A sharp contrast from out bright lights big city evening, the next night we found ourselves in a dimly lit, smoky, back- entrance lounge called Bardot in Midtown. We were there to see LCD Soundsystem’s James Murphy do a DJ set. He showed up at 1 am, but didn’t disappoint. Nor did the girl who danced like Elaine from Seinfeld. She kept us entertained while we waited. Fortunately, we were full and happy after a second-choice-turned-fantastic-surprise of an Italian dinner at Salumeria 104. This is where the Italians in Miami come to eat. There were piles of prosciutto, fluffy little gnocchi, creamy burrata with crispy fried green tomatoes, and a Bolognese that was almost as good as my ex-boyfriend’s grandmother’s- which is the best I’ve ever had. To amuse us, there was intoxicated opera singer at the bar and the best looking waiters in town (Italian, of course).
With Thursday the official start of Art Basel, we set out to find some art. First on our list was to see the ARTHISTORY2014 project, a partnership between the city and the nonprofit advocacy group trying to save the Miami Marine Stadium. A dozen or so street artists were allowed to completely cover the stadium with murals. Unfortunately, the Miami-Dade Sherriff who runs his training programs there considered it vandalism and wouldn’t let anyone in to see it. Not a great start, so we headed to Wynwood.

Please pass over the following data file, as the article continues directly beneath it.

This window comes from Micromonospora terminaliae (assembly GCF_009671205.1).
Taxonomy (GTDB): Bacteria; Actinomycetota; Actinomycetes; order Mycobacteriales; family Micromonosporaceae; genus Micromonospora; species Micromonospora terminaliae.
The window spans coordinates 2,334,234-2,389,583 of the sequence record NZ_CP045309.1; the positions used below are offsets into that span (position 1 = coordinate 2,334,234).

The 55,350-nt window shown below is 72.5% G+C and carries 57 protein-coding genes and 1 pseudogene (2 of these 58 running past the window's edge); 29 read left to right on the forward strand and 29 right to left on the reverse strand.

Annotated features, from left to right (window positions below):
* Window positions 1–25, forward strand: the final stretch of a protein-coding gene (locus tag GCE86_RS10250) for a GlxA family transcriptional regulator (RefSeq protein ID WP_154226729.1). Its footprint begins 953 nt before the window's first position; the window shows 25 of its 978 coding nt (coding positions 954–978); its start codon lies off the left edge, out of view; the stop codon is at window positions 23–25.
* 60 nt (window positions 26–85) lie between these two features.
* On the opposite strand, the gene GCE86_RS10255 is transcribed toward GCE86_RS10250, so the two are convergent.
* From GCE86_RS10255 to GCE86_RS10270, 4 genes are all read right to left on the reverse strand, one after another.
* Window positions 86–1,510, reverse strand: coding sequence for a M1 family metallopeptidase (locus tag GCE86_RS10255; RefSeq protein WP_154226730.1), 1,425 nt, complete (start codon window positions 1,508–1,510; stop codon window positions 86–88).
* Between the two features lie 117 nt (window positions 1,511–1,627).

Wynwood is the new hipster/art/counterculture epicenter of Miami. For Basel, it had been taken over by corporate sponsors, pop-ups, and TV networks and was where the party was. Amid four or five major curated festivals, there were dozens of temporary galleries mixed in with the permanent collections. As an added bonus, street artists had each been given a space of wall to paint, and the results were amazing (Photos here). We stuck around Wynwood, taking in live music at Brickhouse, a stroll through the Design District, yummy dinner at Michael’s Genuine, and eventually heading over to the Ketel One De Nolet party to see Twin Shadows.